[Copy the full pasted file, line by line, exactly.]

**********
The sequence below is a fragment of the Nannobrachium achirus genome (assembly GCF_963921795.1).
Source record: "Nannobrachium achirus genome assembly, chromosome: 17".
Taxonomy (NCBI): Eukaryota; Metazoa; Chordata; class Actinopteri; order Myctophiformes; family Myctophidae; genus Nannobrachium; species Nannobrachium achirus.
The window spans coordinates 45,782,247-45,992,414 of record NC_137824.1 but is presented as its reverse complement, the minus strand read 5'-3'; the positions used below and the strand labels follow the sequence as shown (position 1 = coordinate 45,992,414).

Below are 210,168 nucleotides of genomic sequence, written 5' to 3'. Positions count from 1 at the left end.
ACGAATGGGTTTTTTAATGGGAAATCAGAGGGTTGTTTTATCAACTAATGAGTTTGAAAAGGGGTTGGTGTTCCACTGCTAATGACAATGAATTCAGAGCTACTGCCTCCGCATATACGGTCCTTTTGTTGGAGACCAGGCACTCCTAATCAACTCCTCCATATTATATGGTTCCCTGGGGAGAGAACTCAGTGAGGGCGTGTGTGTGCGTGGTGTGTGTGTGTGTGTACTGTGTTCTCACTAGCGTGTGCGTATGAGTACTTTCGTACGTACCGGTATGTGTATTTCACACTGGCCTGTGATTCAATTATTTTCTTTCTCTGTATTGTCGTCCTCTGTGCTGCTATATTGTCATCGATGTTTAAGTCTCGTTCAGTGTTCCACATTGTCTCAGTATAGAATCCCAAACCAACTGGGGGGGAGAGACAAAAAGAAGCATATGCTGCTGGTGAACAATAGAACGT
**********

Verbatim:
The sequence below is a fragment of the Nannobrachium achirus genome (assembly GCF_963921795.1).
Source record: "Nannobrachium achirus genome assembly, chromosome: 17".
Taxonomy (NCBI): Eukaryota; Metazoa; Chordata; class Actinopteri; order Myctophiformes; family Myctophidae; genus Nannobrachium; species Nannobrachium achirus.
The window spans coordinates 45,782,247-45,992,414 of record NC_137824.1 but is presented as its reverse complement, the minus strand read 5'-3'; the positions used below and the strand labels follow the sequence as shown (position 1 = coordinate 45,992,414).

Below are 210,168 nucleotides of genomic sequence, written 5' to 3'. Positions count from 1 at the left end.
ACGAATGGGTTTTTTAATGGGAAATCAGAGGGTTGTTTTATCAACTAATGAGTTTGAAAAGGGGTTGGTGTTCCACTGCTAATGACAATGAATTCAGAGCTACTGCCTCCGCATATACGGTCCTTTTGTTGGAGACCAGGCACTCCTAATCAACTCCTCCATATTATATGGTTCCCTGGGGAGAGAACTCAGTGAGGGCGTGTGTGTGCGTGGTGTGTGTGTGTGTGTACTGTGTTCTCACTAGCGTGTGCGTATGAGTACTTTCGTACGTACCGGTATGTGTATTTCACACTGGCCTGTGATTCAATTATTTTCTTTCTCTGTATTGTCGTCCTCTGTGCTGCTATATTGTCATCGATGTTTAAGTCTCGTTCAGTGTTCCACATTGTCTCAGTATAGAATCCCAAACCAACTGGGGGGGAGAGACAAAAAGAAGCATATGCTGCTGGTGAACAATAGAACGT